A still-relevant pioneer
The late Son House was a contemporary of Robert Johnson and Blind Lemon Jefferson. A powerful singer, House remained a force on the blues scene until his retirement shortly after this set was recorded in England in 1970. (This is one in a new series of blues reissues launched last month by Capitol Records. Other artists included in the series are Lightning Hopkins, Sonny Terry, Muddy Waters and T-Bone Walker.)
House brought an incredible passion to both his singing and his singular slide guitar playing. His rural Delta blues preserved some of the earliest traditions of the music, although his recorded performances here consistently sound as fresh and relevant today as when they were laid down a quarter century ago.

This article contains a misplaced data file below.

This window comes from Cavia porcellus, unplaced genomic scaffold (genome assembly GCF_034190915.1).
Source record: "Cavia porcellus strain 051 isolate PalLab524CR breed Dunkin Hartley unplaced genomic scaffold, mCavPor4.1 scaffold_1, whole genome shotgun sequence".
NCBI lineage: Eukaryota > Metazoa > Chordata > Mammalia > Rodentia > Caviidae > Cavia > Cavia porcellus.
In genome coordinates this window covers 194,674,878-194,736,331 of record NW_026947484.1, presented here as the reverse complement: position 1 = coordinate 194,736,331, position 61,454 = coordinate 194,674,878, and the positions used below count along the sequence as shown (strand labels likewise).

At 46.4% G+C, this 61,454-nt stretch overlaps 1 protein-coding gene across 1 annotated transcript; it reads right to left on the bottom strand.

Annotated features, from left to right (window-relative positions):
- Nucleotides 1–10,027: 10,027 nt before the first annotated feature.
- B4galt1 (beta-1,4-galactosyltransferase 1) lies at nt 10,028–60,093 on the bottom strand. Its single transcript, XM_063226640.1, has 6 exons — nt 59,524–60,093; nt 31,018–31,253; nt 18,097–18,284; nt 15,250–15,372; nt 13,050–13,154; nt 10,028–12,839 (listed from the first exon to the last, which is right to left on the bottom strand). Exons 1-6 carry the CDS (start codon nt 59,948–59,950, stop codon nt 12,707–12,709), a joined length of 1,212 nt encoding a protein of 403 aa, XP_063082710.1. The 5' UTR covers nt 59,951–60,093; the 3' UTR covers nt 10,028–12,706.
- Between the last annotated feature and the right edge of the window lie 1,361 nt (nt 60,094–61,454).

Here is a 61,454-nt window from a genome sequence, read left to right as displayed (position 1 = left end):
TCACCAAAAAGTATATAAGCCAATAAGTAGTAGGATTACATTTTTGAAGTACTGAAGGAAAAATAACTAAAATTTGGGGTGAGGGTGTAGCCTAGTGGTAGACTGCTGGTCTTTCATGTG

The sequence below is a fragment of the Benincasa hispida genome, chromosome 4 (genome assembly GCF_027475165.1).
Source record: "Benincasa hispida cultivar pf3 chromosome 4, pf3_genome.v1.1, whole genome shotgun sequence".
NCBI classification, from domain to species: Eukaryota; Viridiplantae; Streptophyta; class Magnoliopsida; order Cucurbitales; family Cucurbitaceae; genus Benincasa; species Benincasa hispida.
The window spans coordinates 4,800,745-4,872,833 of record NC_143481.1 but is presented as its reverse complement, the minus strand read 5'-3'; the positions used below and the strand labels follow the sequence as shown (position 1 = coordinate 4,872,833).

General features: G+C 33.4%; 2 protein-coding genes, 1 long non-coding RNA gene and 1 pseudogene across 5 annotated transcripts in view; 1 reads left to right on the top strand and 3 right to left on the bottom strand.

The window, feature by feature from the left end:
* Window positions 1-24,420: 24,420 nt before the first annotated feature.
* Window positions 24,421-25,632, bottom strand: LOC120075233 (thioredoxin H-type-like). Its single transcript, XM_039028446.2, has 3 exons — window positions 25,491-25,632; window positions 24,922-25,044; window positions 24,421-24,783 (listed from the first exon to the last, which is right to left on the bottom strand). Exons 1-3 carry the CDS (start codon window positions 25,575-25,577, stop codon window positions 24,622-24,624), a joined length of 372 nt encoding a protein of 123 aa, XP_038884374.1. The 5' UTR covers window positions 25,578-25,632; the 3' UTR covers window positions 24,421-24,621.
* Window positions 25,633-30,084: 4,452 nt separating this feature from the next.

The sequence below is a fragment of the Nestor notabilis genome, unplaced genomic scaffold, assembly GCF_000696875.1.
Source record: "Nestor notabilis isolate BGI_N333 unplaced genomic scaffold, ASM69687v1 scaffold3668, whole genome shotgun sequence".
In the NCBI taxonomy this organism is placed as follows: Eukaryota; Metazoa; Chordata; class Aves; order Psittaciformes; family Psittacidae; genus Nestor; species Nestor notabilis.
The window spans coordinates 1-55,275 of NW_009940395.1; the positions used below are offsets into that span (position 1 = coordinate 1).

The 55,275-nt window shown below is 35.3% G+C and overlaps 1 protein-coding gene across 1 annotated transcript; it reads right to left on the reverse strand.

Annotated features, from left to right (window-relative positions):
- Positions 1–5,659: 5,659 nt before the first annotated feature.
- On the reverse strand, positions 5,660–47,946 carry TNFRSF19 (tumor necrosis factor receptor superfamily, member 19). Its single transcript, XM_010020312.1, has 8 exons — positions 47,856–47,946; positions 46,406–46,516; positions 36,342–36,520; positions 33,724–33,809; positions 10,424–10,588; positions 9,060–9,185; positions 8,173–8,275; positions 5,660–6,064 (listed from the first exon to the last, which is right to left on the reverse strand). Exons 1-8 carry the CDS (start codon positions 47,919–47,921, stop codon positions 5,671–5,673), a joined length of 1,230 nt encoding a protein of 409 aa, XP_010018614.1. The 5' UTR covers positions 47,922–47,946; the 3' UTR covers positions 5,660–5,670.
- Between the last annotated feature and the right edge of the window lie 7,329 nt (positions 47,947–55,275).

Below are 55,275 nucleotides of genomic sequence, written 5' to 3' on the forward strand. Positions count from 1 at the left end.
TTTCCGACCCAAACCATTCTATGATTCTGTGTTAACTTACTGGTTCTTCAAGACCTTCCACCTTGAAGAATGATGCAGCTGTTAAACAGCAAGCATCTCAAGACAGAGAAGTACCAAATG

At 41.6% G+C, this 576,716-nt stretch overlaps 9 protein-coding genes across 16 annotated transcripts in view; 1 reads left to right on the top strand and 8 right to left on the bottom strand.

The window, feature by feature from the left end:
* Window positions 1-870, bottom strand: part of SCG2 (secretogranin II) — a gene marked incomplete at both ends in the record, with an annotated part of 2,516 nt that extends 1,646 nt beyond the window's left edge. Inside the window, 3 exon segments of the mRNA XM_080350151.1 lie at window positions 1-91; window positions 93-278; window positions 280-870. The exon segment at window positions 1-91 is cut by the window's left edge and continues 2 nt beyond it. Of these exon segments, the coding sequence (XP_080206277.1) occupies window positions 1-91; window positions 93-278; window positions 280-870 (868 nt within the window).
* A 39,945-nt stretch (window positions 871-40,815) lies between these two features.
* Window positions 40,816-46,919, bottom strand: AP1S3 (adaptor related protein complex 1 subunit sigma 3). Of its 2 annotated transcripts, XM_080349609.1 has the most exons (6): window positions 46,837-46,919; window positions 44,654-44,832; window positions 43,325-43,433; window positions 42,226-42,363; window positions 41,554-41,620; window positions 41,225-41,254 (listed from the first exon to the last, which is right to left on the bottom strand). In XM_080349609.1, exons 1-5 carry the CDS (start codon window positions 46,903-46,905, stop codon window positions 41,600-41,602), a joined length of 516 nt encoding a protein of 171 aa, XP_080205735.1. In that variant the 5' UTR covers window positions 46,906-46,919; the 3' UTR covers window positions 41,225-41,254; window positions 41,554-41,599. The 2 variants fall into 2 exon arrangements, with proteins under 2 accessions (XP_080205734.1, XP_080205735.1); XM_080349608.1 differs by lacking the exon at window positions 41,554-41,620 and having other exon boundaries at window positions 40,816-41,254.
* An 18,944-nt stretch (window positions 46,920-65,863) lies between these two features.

House's monologue to start this album, "The B.L.U.E.S.," offers a pretty incredible first-person account of what it was like for the first generation of blues artists. (In fact, Skip McDonald samples a good chunk of the monologue on a recent album by his Little Axe project, "The Wolf That House Built.")
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